Google Completes Acquisition of HTC Engineers Who Helped Build the Google Pixel 2
Just because two companies announce an acquisition doesn’t always mean the deal’s closing right there and then. Typically, it just means that both sides have agreed to terms — there’s usually paperwork to file and regulatory hurdles to overcome. That was certainly the case with Google’s acquisition of smartphone employees and intellectual property from HTC, and on Tuesday, months after the announcement, the employees officially joined Google’s hardware division.
“[We’ve] officially closed our deal with HTC […] and are welcoming an incredibly talented team to work on even better and more innovative products in the years to come,” Rick Osterloh, Senior Vice President of Google’s hardware division, wrote in a blog post. “These new colleagues bring decades of experience achieving a series of ‘firsts’, particularly in the smartphone industry—including bringing to market the first 3G smartphone in 2005, the first touch-centric phone in 2007, and the first all-metal unibody phone in 2013. This is also the same team we’ve been working closely with on the development of the Pixel and Pixel 2.”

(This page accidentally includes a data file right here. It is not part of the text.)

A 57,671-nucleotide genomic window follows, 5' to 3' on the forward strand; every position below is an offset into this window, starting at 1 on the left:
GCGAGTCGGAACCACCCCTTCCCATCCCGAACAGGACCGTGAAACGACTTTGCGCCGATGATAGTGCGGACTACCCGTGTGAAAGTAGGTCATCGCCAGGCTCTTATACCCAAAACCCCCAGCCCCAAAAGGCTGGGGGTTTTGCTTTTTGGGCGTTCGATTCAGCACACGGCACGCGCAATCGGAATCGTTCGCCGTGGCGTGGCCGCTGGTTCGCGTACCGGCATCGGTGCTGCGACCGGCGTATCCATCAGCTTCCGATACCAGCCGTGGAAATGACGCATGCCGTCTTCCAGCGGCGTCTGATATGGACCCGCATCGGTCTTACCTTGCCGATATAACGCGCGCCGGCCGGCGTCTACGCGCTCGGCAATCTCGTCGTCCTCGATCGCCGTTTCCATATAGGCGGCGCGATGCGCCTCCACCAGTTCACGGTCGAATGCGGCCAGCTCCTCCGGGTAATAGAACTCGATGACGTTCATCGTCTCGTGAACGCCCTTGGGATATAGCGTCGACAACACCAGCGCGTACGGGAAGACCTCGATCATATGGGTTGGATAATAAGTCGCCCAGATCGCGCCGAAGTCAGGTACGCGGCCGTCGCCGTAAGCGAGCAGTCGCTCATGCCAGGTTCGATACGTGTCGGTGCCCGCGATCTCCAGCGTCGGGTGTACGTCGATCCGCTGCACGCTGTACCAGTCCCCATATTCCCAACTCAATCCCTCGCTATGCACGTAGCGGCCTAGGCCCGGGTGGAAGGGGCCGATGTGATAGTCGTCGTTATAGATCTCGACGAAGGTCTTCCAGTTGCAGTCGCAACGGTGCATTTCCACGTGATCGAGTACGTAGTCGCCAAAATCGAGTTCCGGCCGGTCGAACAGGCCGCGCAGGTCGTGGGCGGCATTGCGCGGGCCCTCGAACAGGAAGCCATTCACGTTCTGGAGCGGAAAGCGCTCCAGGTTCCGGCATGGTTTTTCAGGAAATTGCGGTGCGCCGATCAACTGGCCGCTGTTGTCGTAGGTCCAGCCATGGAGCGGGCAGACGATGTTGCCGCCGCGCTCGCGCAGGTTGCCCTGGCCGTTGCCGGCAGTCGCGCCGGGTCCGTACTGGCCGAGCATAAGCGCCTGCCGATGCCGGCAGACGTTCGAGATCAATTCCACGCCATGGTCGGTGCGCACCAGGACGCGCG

In exchange for $1.1 billion, Google’s getting 2,000 engineers from HTC’s smartphone division, which represents half of its research and development group.
HTC has lost a lot of money — in recent years, it’s posted quarterly declines of around $75 million. It got to the point where we suggested it would be a good idea for Google to acquire HTC so the search giant could fill out its new hardware division, and that more or less happened. Google bought a part of HTC and not the whole company, but the engineers headed to the company’s Mountain View campus are a substantial portion (20 percent) of HTC’s workforce.
The influx of talent puts Google in an excellent position going forward. It recently launched the second generation of “Made by Google” products, which include the Google Home Mini, Google Home Max, Google Clips, and others. Now, on the cusp of its hardware division’s third year, HTC’s engineers are poised to help create and refine the company’s upcoming portfolio.
The deal also enables Google to expand its footprint in the Asia Pacific region, according to Mr. Osterloh. “Taiwan is a key innovation and engineering hub for Google,” he wrote, “and Taipei will now become the largest Google engineering site in APAC.”